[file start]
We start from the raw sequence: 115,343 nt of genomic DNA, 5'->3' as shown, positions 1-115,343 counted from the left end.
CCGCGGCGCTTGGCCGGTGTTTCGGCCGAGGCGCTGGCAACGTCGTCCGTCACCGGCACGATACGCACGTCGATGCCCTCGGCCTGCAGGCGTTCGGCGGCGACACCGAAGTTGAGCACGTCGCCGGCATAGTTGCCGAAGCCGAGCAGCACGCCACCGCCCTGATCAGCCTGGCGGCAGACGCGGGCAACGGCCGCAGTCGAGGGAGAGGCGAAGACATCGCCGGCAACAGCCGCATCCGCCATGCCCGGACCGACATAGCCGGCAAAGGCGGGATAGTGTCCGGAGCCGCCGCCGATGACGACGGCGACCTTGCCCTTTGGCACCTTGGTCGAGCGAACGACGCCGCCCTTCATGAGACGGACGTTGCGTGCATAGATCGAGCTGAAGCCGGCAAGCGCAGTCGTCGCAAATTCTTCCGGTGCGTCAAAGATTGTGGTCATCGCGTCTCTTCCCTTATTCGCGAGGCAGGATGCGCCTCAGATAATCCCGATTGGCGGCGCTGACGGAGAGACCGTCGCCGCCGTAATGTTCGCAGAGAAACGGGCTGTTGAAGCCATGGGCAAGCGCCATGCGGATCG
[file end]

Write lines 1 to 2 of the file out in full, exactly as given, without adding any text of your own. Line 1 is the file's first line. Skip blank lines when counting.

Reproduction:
We start from the raw sequence: 115,343 nt of genomic DNA, 5'->3' as shown, positions 1-115,343 counted from the left end.
CCGCGGCGCTTGGCCGGTGTTTCGGCCGAGGCGCTGGCAACGTCGTCCGTCACCGGCACGATACGCACGTCGATGCCCTCGGCCTGCAGGCGTTCGGCGGCGACACCGAAGTTGAGCACGTCGCCGGCATAGTTGCCGAAGCCGAGCAGCACGCCACCGCCCTGATCAGCCTGGCGGCAGACGCGGGCAACGGCCGCAGTCGAGGGAGAGGCGAAGACATCGCCGGCAACAGCCGCATCCGCCATGCCCGGACCGACATAGCCGGCAAAGGCGGGATAGTGTCCGGAGCCGCCGCCGATGACGACGGCGACCTTGCCCTTTGGCACCTTGGTCGAGCGAACGACGCCGCCCTTCATGAGACGGACGTTGCGTGCATAGATCGAGCTGAAGCCGGCAAGCGCAGTCGTCGCAAATTCTTCCGGTGCGTCAAAGATTGTGGTCATCGCGTCTCTTCCCTTATTCGCGAGGCAGGATGCGCCTCAGATAATCCCGATTGGCGGCGCTGACGGAGAGACCGTCGCCGCCGTAATGTTCGCAGAGAAACGGGCTGTTGAAGCCATGGGCAAGCGCCATGCGGATCG